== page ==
All Year Horror

Hello my darlings,
How are you?
I have a message; maybe two
Listen carefully to what I say…
When I call and your telephone rings
Let me speak, let me sing,
Hear my voice and then allow me
Access to your own PC
There’s a problem on the line that I must fix,
This is no scam, I have no tricks.
You must provide me with your password and pin
You know, just so that I can get in
To check your accounts are all fine, above board
We don’t want to disconnect your internet, I’m sure.
It’s to check it’s all OK and, oh yes,
I have a parcel for you today
We can deliver it tomorrow if you’re in
Please confirm your address again
Hello? Are you there,
My name is Pam
I know I sound just like a man
But no, its your line you see…
I’m from your phone company, you can trust me

Not all scammers are foul-mouthed and rude individuals, although most are if their call doesn’t go their way. They are nowadays trying other tricks to gain access to homes, computers, money… anything they can get their hands on, really.

Be very careful and alert when answering calls from numbers you don’t know – landline, mobile, out of area, international or withheld. They will try anything. Even under threat of massive fines, they are still at it. If anything sounds too good to be true, it more than likely is – do not be conned. Do not fall victim to this diabolical and evil section of society who will most certainly burn in hell for their actions.

Mwahaha!

Normal, light-hearted Hallowe’en posts will resume shortly, I just wanted to attempt to bring home a modern day horror story that occurs day in day out all year long. Reminders are always useful, I find.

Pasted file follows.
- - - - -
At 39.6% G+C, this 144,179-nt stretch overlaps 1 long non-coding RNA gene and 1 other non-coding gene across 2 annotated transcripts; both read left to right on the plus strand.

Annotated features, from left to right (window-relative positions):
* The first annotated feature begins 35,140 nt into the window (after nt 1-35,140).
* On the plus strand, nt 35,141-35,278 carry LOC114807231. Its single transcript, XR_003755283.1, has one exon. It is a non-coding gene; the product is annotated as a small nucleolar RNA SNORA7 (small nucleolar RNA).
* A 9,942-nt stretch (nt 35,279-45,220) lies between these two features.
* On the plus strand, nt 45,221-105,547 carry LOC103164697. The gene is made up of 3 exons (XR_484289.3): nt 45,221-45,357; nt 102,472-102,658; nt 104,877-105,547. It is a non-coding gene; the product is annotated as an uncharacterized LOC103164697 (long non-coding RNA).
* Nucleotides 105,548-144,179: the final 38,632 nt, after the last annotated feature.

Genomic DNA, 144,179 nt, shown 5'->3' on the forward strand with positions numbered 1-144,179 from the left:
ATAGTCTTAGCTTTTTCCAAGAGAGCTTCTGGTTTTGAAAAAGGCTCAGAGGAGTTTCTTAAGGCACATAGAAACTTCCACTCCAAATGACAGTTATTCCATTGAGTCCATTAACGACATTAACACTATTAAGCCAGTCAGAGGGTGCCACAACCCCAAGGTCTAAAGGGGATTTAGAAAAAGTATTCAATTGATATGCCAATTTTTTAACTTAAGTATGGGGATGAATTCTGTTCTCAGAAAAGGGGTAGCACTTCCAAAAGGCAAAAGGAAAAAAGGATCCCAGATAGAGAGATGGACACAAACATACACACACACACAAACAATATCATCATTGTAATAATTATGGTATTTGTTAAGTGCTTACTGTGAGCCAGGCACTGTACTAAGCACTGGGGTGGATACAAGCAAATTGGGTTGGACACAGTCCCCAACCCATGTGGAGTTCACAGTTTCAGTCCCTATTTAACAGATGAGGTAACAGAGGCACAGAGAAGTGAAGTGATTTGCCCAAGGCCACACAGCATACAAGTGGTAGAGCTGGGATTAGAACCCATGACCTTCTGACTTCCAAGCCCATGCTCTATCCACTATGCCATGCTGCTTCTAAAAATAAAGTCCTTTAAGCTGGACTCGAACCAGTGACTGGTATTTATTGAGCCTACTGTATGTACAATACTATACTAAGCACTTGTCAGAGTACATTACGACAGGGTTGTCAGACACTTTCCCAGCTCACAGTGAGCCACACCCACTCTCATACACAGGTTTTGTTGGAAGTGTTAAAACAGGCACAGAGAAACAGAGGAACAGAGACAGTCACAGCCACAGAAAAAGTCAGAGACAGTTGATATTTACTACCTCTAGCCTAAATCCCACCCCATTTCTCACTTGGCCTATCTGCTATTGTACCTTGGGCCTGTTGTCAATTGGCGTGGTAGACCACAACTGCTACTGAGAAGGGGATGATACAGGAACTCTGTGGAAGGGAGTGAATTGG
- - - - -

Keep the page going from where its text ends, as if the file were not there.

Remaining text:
Dead of Night

The sound of the bells ringing twelve carried across the graveyard, through the murky grey mist that had decided to settle. Muffled, the heart of the sound was more prominent than the fuzzy, frayed edges to the deep and echoey tolls.

The rustle and scraping of footsteps through fallen leaves swiftly brought my attention to something closer.

Who’d be walking through the graveyard at this time?

I’d never get to know.

The whispered hiss that came from this approaching stranger made me jump to my feet and flee without looking back.

Ghost-hunting is better indoors anyway, on nights like this.

Familiar

Prowling through the shadows, unnoticed.

Listening to the fading sounds as daytime draws to a close.

Waiting for the right time to run across the deserted street, out of sight.

Now is the time.

Across the road. Up the kerb. Through the gate. Along the path.

Onto the doorstep.

Sit and wait.

Wait.

And sit.

The door creaks open slowly.

“There you…”

In.

Inside.

In the warmth.

By the fireside.

Lie.

Stretch.

Yawn.

Curl.

Purr.

I Can Always Start Again

Elijah was a hapless individual.

He couldn’t rattle chains as his hands simply passed through everything. He couldn’t make eerie groans as his voice didn’t reach the correct wavelength. He had no idea how to generate a ghostly glow whenever he was in anyone’s presence. And he was terrified of his own shadow.

One day, realisation hit home with Elijah. Ghosts shouldn’t have shadows.

He got over his fear, and started making his shadow move in all kinds of strange and sinister ways.

Cottingly Manor was hosting its Annual Masquerade Ball, and Elijah decided to pop along to try out his new found skill.

The ballroom was lit by thousands of candles, all flickering this way and that, casting shadows from the dancing partygoers all around the room.

“Perfect!” Elijah thought, and proceeded to cast his spooky shadows on the walls. Nobody noticed.

Who notices shadows in a candle-lit room?

Slightly Spooky Totally Silly Limerick 1: ooOooOh!

There was an old mansion house
Whose owner was scared of a mouse
When something went bump
How the owner did jump
And he screamed as he passed right out…

Yup!

Hallowe’en is on its way… and with it another set of these frightful limericks. I know they are terrible, but they are devilishly fun to write. And you always need something to roll your eyeballs at around this time of the year. Notice I said ‘at’, and not ‘out’. I don’t want to be held responsible for a missing eyeball fiasco now, do I?